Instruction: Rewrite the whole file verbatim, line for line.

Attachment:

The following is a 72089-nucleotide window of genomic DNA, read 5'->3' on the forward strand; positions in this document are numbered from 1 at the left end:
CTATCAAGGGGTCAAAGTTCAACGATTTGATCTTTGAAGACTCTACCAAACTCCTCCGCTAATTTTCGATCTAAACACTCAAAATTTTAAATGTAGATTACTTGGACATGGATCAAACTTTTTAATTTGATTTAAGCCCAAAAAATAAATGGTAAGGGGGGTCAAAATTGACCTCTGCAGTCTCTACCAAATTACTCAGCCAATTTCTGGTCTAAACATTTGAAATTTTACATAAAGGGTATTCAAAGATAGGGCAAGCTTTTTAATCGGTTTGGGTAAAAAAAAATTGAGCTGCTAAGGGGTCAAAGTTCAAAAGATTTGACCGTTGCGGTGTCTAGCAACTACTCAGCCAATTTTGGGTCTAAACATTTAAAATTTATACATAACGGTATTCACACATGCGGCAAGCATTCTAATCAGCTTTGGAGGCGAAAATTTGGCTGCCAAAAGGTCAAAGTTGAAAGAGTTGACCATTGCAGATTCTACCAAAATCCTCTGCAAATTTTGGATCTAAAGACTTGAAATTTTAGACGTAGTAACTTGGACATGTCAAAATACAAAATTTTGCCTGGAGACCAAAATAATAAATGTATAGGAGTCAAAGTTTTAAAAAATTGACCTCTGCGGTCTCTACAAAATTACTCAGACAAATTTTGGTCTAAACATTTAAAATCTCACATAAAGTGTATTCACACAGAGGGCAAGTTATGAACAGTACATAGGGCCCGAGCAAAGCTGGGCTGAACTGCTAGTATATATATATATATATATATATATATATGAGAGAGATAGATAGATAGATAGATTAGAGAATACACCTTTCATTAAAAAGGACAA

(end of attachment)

The following is a 72089-nucleotide window of genomic DNA, read 5'->3' on the forward strand; positions in this document are numbered from 1 at the left end:
CTATCAAGGGGTCAAAGTTCAACGATTTGATCTTTGAAGACTCTACCAAACTCCTCCGCTAATTTTCGATCTAAACACTCAAAATTTTAAATGTAGATTACTTGGACATGGATCAAACTTTTTAATTTGATTTAAGCCCAAAAAATAAATGGTAAGGGGGGTCAAAATTGACCTCTGCAGTCTCTACCAAATTACTCAGCCAATTTCTGGTCTAAACATTTGAAATTTTACATAAAGGGTATTCAAAGATAGGGCAAGCTTTTTAATCGGTTTGGGTAAAAAAAAATTGAGCTGCTAAGGGGTCAAAGTTCAAAAGATTTGACCGTTGCGGTGTCTAGCAACTACTCAGCCAATTTTGGGTCTAAACATTTAAAATTTATACATAACGGTATTCACACATGCGGCAAGCATTCTAATCAGCTTTGGAGGCGAAAATTTGGCTGCCAAAAGGTCAAAGTTGAAAGAGTTGACCATTGCAGATTCTACCAAAATCCTCTGCAAATTTTGGATCTAAAGACTTGAAATTTTAGACGTAGTAACTTGGACATGTCAAAATACAAAATTTTGCCTGGAGACCAAAATAATAAATGTATAGGAGTCAAAGTTTTAAAAAATTGACCTCTGCGGTCTCTACAAAATTACTCAGACAAATTTTGGTCTAAACATTTAAAATCTCACATAAAGTGTATTCACACAGAGGGCAAGTTATGAACAGTACATAGGGCCCGAGCAAAGCTGGGCTGAACTGCTAGTATATATATATATATATATATATATATATGAGAGAGATAGATAGATAGATAGATTAGAGAATACACCTTTCATTAAAAAGGACAA